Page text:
Uh-huh. Hey, just remember when you're over at the modern man's apartment, partaking in the sterling commentary on modern masculinity that is 2006's Miami Vice, not to ask for a Sprite, lest he kick you out and call you a prole.

2
Idiot Rich Kid Trends

Any publication that publishes as much as the Times does will sometimes stake out two different positions on a topic which are somewhat contradictory. But for a paper to write both blunt articles on poverty in America and then turn around and write salivating puff pieces about trust-fund kids, it's a bit much.

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Do these kids even know what the hell the rat pack is?

This has to be gearing up to be critical, right? Surely this will be one of those quietly judgmental looks at the hollow emptiness of privileged life, dripping with bitterness and scorn.

The New York Times


Every word is just so punchable.

Nope! It's pretty much just a roll call of brand names and drink orders, an epic story of rich kids who design expensive clothes to sell to other rich kids so they have something to wear when they buy expensive drinks and design clothes together. It's like their reporters skimmed The Great Gatsby, missed the point entirely, and set out to write a modern version of the party scenes.

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Fuck you. They're talking about a book club here. Some 20-somethings in New York started a book club, where they discuss books using very big words. They also have a website. Apparently all it takes for the Times to write an ego-stroking essay for your benefit is to be an attractive white person, call your book club a "salon," and jabber about poststructuralism on a website. It's so transparent that we might as well start calling it "ego-hacking."

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Also, this is now suck-hacking.

1
The Sunday Routine Shame-a-thon

Do you spend your Sundays sleeping off a hangover, watching Netflix, or otherwise relaxing before the upcoming work week? You uncultured swine. According to the Times, you should be going for a hike, writing poetry, checking out a flea market, visiting your family, and then breaking for an early lunch to plan the rest of your day.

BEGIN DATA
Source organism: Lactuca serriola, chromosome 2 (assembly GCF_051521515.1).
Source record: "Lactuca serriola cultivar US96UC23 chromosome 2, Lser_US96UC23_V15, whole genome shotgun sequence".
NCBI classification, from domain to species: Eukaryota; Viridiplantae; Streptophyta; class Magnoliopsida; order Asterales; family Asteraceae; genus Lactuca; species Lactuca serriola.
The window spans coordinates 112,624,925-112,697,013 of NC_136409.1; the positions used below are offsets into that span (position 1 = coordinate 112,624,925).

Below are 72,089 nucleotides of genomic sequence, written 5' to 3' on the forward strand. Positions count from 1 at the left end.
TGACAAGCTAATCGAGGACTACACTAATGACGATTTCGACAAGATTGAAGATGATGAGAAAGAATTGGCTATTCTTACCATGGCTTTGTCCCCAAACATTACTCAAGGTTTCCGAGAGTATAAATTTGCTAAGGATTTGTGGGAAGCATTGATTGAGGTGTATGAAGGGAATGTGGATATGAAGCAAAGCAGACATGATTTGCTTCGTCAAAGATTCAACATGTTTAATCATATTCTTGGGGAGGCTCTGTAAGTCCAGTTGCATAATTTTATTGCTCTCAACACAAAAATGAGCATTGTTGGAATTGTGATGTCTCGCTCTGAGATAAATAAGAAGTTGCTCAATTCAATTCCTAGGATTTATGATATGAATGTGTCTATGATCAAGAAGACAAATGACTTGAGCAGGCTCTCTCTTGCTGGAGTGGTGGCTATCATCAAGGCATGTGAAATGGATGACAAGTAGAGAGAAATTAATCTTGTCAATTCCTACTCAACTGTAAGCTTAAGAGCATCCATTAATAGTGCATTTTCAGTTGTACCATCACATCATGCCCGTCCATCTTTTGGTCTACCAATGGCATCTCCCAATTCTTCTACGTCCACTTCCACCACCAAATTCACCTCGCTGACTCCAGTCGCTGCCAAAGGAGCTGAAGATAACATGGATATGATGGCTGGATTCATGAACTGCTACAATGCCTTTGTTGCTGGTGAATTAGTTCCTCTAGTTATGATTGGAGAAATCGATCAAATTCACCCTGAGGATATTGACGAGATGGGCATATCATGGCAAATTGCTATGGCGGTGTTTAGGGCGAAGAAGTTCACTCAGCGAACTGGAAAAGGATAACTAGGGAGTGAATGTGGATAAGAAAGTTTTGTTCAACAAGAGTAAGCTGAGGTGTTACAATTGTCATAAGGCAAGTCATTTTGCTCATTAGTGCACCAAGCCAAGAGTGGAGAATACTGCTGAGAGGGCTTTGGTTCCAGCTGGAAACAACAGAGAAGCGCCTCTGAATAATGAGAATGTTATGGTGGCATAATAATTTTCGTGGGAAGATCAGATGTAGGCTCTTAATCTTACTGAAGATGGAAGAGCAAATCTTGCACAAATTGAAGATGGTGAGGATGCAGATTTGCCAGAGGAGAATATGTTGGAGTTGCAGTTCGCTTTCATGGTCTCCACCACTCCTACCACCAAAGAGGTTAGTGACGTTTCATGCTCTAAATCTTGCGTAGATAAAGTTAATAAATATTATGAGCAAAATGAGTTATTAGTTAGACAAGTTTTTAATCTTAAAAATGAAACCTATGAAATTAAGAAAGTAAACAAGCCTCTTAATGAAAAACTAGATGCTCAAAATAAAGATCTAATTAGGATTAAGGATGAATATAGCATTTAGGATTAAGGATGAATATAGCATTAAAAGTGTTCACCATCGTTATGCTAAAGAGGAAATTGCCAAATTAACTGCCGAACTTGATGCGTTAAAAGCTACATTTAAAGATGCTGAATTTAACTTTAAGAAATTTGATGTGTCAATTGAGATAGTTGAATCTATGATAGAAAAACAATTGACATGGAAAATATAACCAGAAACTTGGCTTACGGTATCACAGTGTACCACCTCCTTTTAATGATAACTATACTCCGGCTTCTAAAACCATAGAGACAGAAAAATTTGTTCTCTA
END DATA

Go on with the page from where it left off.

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Infant daughters love bright colors, songs, and putting things in their mouths, not this.

It's telling that "Sunday Routine" never talks to the guy who keeps New York City's convenience stores stocked with Funyuns and dedicates his weekend to his kids or his sore back or just working more. It's always a local celebrity who has the time and money to indulge their hobbies, and is apparently cramming a week's worth of activity into a single day for the sole purpose of making the rest of us look bad.

The New York Times


Museums again? What do they have in these things anyways? Video games?

The implication behind all of these is that if you don't wake up with the dawn to meditate before taking in half a dozen cultural sights, you are wasting your life away.

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*Deep inhale* Fuuuuuuuuuuuuuuuuuuuck *cleansing exhale* Yoooooou

Why does this column even exist, beyond being a pretentious way to induce guilt? Were hordes of squealing Ron Padgett fans begging to know what time he eats dinner? They're not even fact-checking these it seems, which brings us to our next point: The New York Times! Interview us. So long as you're not going to ask too many follow-up questions, we're sure your readers would love to know of our Sundays filled with visits to dust-filled archives, sex parties on our submarine, and eating space-age cuisine that's so healthy we start fucking levitating.

Mark is on Twitter and has a New York Times bestselling book.

Also check out 6 Reasons Breitbart Is The Most Batshit Crazy Website Ever and Wikipedia Is Shockingly Biased: 5 Lessons From An Admin.